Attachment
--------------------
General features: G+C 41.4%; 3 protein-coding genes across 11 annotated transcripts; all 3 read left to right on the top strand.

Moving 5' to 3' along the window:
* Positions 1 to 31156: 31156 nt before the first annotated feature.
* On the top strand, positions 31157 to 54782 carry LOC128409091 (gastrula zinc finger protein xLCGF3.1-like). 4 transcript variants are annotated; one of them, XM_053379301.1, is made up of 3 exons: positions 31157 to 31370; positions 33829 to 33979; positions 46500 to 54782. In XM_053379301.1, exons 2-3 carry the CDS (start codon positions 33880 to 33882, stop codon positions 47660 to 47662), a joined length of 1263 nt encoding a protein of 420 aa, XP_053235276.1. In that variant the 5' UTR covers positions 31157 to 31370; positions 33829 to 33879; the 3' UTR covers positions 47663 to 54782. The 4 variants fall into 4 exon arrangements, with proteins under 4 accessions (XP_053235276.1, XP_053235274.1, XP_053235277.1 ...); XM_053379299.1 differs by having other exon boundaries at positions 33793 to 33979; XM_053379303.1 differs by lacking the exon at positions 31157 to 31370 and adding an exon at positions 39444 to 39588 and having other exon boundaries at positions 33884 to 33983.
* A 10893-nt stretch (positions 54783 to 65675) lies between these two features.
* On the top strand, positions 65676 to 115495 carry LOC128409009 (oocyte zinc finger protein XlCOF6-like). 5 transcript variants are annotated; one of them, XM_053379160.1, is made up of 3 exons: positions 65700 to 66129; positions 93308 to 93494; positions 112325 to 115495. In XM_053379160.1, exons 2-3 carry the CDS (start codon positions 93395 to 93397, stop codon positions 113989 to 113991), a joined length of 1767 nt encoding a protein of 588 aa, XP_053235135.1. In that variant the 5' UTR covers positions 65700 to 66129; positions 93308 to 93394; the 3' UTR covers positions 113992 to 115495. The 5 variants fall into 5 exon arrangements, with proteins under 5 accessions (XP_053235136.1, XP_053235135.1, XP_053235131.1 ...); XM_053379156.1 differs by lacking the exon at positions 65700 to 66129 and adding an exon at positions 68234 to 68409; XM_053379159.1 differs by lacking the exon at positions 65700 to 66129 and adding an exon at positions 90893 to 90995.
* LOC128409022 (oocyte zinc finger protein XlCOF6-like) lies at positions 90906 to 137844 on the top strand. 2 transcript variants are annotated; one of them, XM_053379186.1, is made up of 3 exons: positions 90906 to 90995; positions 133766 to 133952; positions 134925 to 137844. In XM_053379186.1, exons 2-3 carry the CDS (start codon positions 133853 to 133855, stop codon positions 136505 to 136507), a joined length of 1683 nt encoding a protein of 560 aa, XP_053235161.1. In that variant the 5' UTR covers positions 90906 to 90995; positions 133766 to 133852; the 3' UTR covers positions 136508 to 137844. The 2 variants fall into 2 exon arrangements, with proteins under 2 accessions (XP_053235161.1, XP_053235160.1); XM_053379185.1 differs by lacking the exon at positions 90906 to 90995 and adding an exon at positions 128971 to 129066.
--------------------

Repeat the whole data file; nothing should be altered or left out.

General features: G+C 41.4%; 3 protein-coding genes across 11 annotated transcripts; all 3 read left to right on the top strand.

Moving 5' to 3' along the window:
* Positions 1 to 31156: 31156 nt before the first annotated feature.
* On the top strand, positions 31157 to 54782 carry LOC128409091 (gastrula zinc finger protein xLCGF3.1-like). 4 transcript variants are annotated; one of them, XM_053379301.1, is made up of 3 exons: positions 31157 to 31370; positions 33829 to 33979; positions 46500 to 54782. In XM_053379301.1, exons 2-3 carry the CDS (start codon positions 33880 to 33882, stop codon positions 47660 to 47662), a joined length of 1263 nt encoding a protein of 420 aa, XP_053235276.1. In that variant the 5' UTR covers positions 31157 to 31370; positions 33829 to 33879; the 3' UTR covers positions 47663 to 54782. The 4 variants fall into 4 exon arrangements, with proteins under 4 accessions (XP_053235276.1, XP_053235274.1, XP_053235277.1 ...); XM_053379299.1 differs by having other exon boundaries at positions 33793 to 33979; XM_053379303.1 differs by lacking the exon at positions 31157 to 31370 and adding an exon at positions 39444 to 39588 and having other exon boundaries at positions 33884 to 33983.
* A 10893-nt stretch (positions 54783 to 65675) lies between these two features.
* On the top strand, positions 65676 to 115495 carry LOC128409009 (oocyte zinc finger protein XlCOF6-like). 5 transcript variants are annotated; one of them, XM_053379160.1, is made up of 3 exons: positions 65700 to 66129; positions 93308 to 93494; positions 112325 to 115495. In XM_053379160.1, exons 2-3 carry the CDS (start codon positions 93395 to 93397, stop codon positions 113989 to 113991), a joined length of 1767 nt encoding a protein of 588 aa, XP_053235135.1. In that variant the 5' UTR covers positions 65700 to 66129; positions 93308 to 93394; the 3' UTR covers positions 113992 to 115495. The 5 variants fall into 5 exon arrangements, with proteins under 5 accessions (XP_053235136.1, XP_053235135.1, XP_053235131.1 ...); XM_053379156.1 differs by lacking the exon at positions 65700 to 66129 and adding an exon at positions 68234 to 68409; XM_053379159.1 differs by lacking the exon at positions 65700 to 66129 and adding an exon at positions 90893 to 90995.
* LOC128409022 (oocyte zinc finger protein XlCOF6-like) lies at positions 90906 to 137844 on the top strand. 2 transcript variants are annotated; one of them, XM_053379186.1, is made up of 3 exons: positions 90906 to 90995; positions 133766 to 133952; positions 134925 to 137844. In XM_053379186.1, exons 2-3 carry the CDS (start codon positions 133853 to 133855, stop codon positions 136505 to 136507), a joined length of 1683 nt encoding a protein of 560 aa, XP_053235161.1. In that variant the 5' UTR covers positions 90906 to 90995; positions 133766 to 133852; the 3' UTR covers positions 136508 to 137844. The 2 variants fall into 2 exon arrangements, with proteins under 2 accessions (XP_053235161.1, XP_053235160.1); XM_053379185.1 differs by lacking the exon at positions 90906 to 90995 and adding an exon at positions 128971 to 129066.